Flushing, New York to Edinburg, Scotland: 1846. Envelope or Cover. This stampless folded invoice-letter was prepared on January 20, 1846. It was privately carried on the Ship Gondola to the Scottish port at Greenock, and it bears a scarce “Greenock / Ship Letter” receiving hand stamp and a May 10th receiving mark. There is an 8d rate marking probably made when the letter arrived at Greenock. The letter is in nice shape. In this invoice-letter Prince informs Henderson that this shipment will be the last of the year: “We consign to you for sale or for your own use . . . at such prices as can be obtained – Seeds are so very scarce this year that we cant send anymore and since these were shipped we have orders for several of these kinds which we had none left to supply. . ..” The shipment includes: four barrels of Scarlet Oak, one and a half barrels of Red Oak, one barrel of Mossy Cape Oak, and assorted bushels and quarts of Virginia Juniper, White Birch, Hibiscus, Balsam, and many more varieties. Very good. Item #009386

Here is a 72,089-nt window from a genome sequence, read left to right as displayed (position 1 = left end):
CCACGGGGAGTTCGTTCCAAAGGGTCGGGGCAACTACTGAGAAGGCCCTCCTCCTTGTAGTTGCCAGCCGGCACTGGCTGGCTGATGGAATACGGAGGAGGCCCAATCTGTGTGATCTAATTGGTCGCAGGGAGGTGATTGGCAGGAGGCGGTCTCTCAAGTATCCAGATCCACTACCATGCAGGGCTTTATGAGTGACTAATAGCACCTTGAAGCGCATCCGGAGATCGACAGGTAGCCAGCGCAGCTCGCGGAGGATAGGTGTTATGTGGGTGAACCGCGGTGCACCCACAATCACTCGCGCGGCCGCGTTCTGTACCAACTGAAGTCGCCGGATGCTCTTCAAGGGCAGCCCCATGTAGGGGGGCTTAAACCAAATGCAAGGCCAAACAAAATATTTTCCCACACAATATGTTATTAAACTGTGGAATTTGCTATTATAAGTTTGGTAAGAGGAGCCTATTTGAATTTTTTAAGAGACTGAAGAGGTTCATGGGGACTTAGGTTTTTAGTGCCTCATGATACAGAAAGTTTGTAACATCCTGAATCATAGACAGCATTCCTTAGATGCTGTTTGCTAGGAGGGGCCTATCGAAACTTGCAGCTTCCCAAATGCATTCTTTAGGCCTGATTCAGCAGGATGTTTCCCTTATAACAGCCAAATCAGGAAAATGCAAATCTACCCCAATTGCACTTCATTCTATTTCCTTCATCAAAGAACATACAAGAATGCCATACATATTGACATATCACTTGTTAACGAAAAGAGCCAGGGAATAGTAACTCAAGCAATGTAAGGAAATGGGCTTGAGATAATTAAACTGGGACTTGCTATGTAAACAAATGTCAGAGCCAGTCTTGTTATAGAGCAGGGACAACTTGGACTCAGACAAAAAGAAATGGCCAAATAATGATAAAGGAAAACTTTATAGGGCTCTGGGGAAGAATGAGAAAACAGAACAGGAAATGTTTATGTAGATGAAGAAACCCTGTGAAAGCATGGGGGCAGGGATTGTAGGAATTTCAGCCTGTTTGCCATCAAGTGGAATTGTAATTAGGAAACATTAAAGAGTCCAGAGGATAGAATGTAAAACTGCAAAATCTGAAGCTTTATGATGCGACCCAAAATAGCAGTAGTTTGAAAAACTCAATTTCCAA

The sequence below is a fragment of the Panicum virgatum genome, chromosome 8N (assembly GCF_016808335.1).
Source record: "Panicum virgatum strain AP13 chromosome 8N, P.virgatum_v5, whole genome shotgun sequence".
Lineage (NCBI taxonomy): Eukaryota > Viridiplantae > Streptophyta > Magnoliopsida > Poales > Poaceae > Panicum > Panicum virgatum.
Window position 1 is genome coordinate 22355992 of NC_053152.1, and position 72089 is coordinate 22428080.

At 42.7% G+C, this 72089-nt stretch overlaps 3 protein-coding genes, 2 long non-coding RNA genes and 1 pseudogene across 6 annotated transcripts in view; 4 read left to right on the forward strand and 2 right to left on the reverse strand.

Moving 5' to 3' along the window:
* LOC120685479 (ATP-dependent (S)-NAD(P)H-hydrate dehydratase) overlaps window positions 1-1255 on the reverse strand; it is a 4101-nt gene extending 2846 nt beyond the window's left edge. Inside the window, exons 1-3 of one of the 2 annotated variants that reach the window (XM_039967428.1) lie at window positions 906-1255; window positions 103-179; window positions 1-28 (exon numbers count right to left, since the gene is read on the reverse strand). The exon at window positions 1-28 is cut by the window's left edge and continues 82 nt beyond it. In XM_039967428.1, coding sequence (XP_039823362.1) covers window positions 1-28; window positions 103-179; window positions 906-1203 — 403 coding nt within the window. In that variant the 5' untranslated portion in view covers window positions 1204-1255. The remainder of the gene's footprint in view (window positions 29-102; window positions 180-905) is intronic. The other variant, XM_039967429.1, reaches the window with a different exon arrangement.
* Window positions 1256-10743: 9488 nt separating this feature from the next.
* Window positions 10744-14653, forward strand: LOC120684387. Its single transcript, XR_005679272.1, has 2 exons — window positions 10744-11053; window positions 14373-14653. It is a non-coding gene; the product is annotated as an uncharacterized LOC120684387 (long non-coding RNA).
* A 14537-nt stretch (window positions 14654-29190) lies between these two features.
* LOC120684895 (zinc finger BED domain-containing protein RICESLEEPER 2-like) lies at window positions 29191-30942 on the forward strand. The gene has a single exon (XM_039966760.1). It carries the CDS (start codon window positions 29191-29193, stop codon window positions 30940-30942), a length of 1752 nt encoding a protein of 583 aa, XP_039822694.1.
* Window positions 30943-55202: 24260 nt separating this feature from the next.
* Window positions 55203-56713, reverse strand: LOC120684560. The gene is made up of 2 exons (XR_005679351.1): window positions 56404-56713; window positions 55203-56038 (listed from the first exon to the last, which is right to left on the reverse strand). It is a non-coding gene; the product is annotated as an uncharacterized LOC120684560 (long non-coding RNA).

The Linnaean Botanic Garden and Nurseries—the first large-scale commercial nursery in North America—was started by Robert Prince in Flushing sometime around 1730. William Prince was Robert’s son, and the nursery remained in family hands for 130 years and the next five generations. During the Revolution, the nursery was protected by British and Hessian soldiers, many of whom sent specimens home to Great Britain and Germany. President Washington visited the garden by barge from Manhattan and purchased a plum tree for Mount Vernon. (See the on-line article “Discovering history at Flushing’s Botanical Gardens” and “The Princes’ nursery and estate in Flushing” on-line at the Queen’s Chronicle website.) Alexander Henderson of Press was an early and important Scottish nurseryman and seed merchant who also served as the first Chairman of the National Bank of Scotland and Lord Provost of Edinburgh. His seed shop was known as Eagle & Henderson. After Alexander died in 1826, the firm continued to operate, and Wikipedia suggests that Eagle was Alexander’s son. (See Wikipedia for more information.) A unique first-hand piece horticultural history sent by packet mail between the most important 19th century nurseries in Scotland and the United States.